Banks here are very different from the US.
If you don’t know what an American bank is, let me explain it to you:
It is a place that you give your money to, so they can keep it safe and sound until you need to take out small amounts. But they won’t do that simple service for free. It’s actually kind of complicated. Quite often, as with my bank in the states, they like to charge you for things.
They charge you if you don’t keep ENOUGH money in the bank. Like, they want you to keep a ton-o-cash in that account. You better keep that number above $5000 or else they will start taking out money. Just to say “hey we see you are poor with only $3000 to your name, but GUESS WHAT? We´re gonna just start skimming off ten dollars here and there as we please to make you feel even more poor!”
Or they will charge you for too many withdrawals. Or too few. Or because they just want to see if you are even looking at your bank statements for random $10 service charges (Citibank, I am looking at YOU).
However, banks in the US are good for a couple things:
1. Although they have “banker´s hours” they are open usually until 6pm and sometimes on Saturday mornings. Also, the tellers at the Chase bank branches in grocery stores tend to be open pretty late into the evening.
2. They are all interconnected. You have an account at Bank of America? Well, you could go to a Bank of America in California and open a savings account. Or, while vacationing in Texas, tell a Bank of America teller to give you all of your cash from your account just because you want a huge stack of cash to spend. Or you could fly on over to New York and go into a Bank of America and be like “I want to get a Bank of America credit card because I like the idea of fees and debt!” You would (most likely) have no issues doing any of the above tasks.
But banks here in Spain (or at least the one I encountered) don’t run like that at all. I’ll be more specific since I don’t want to generalize all of Spain’s banks here: opening an account to use with a debit card at Barclay’s bank is fairly simple.
I kind of imagine it as a 10 year old’s idea of a bank. You put money in it, and when you want to take money out, you can. Until you run out, of course. But you can put money back in it so you don´t run out.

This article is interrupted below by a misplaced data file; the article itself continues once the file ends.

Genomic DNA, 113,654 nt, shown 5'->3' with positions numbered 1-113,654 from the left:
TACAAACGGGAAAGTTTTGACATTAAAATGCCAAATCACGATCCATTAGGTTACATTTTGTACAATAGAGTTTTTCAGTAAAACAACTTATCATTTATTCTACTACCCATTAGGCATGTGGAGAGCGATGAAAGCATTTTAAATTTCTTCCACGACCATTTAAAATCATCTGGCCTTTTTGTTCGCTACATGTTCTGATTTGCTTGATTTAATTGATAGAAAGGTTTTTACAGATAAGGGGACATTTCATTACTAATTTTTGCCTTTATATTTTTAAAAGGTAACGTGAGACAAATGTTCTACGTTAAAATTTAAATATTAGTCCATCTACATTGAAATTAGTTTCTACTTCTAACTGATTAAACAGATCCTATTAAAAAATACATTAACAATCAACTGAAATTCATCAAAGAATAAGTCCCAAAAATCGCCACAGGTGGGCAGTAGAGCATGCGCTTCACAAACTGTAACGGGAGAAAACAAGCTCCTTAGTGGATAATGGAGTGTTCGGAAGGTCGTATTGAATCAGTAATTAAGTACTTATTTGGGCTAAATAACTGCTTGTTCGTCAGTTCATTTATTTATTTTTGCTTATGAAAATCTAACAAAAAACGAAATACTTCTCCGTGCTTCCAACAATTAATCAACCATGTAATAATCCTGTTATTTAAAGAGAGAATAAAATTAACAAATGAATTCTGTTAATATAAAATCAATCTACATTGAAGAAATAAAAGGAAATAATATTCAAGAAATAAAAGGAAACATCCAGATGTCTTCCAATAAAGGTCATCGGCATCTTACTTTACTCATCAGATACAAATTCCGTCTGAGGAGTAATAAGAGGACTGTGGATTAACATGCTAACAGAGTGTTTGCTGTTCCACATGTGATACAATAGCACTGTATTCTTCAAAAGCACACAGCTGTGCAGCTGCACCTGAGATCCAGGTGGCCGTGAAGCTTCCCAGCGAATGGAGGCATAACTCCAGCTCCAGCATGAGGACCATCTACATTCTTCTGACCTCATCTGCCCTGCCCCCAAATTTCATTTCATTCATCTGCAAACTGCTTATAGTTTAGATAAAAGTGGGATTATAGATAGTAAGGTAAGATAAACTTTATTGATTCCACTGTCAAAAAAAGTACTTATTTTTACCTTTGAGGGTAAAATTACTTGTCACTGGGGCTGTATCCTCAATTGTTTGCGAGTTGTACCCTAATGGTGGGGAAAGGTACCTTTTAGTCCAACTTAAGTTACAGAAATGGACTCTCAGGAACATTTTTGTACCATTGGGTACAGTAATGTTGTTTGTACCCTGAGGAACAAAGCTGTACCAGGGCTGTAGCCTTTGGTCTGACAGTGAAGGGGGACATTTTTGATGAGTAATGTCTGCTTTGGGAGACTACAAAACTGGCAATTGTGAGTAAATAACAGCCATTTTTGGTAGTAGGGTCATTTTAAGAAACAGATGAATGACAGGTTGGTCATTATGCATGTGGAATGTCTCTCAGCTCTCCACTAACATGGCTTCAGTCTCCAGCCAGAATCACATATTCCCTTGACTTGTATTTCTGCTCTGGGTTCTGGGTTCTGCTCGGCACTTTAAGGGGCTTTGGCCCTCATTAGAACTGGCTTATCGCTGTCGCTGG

Nothing complicated. No minimum balance. I could open an account with ten dollars. And just keep it like that if I wanted. Then I could come back and be like “can you give me two dollars from my account?” and they would be like “here!” and give it to me.
Then I could keep my remaining 8 dollars in my account until I feel bored, and then close the account because I want to buy a couple magazines.
Seriously. I asked the teller about a hundred times about minimum balances to avoid fees and she was like “seriously stop asking me the answer is there are no fees.” And no, you don’t have to set up a direct deposit into your account because you can’t avoid fees because THERE ARE NO FEES.
Strange, I know. I was very confused. The drawbacks of banks here are the just what you would suspect from the aforementioned “benefits” of American banks:
1. They aren’t open at convenient times. Do you work? That´s when the bank is open. Oh, you are on lunch break? They are too. You got the day off work? So did they. You’re free to run errands on a Saturday morning? So are they. Literally, any time you want to go to the bank, they are closed.
2. They aren´t interconnected. And no, I´m not talking about local banks here. I am talking about chains. There are chains of banks all throughout Spain, including Santander bank, La Caixa, BBVA, Barclay´s, etc. But if I open an account at La Caixa in Madrid, I can´t go over to Barcelona and be like “Oh hey, can you give me a credit card?” If you were to move in Spain, you would have to close your account with that bank and take out all your money and re-open an account in your new home city. Even if it were THE SAME EXACT BANK. Maybe that´s why Spaniards tend to stay in the same town for their whole lives: bank inconvenience.
But one of the good things is that you can have a debit card at Barclays but draw out cash from any bank in the ServiRed network, which includes Santander, La Caixa, and others, for no additional fee. So you could walk down the street to buy some ingredients for your dinner and draw out cash at some random ATM that doesn´t belong to your bank but does belong to ServiRed and you´d have no problem at all.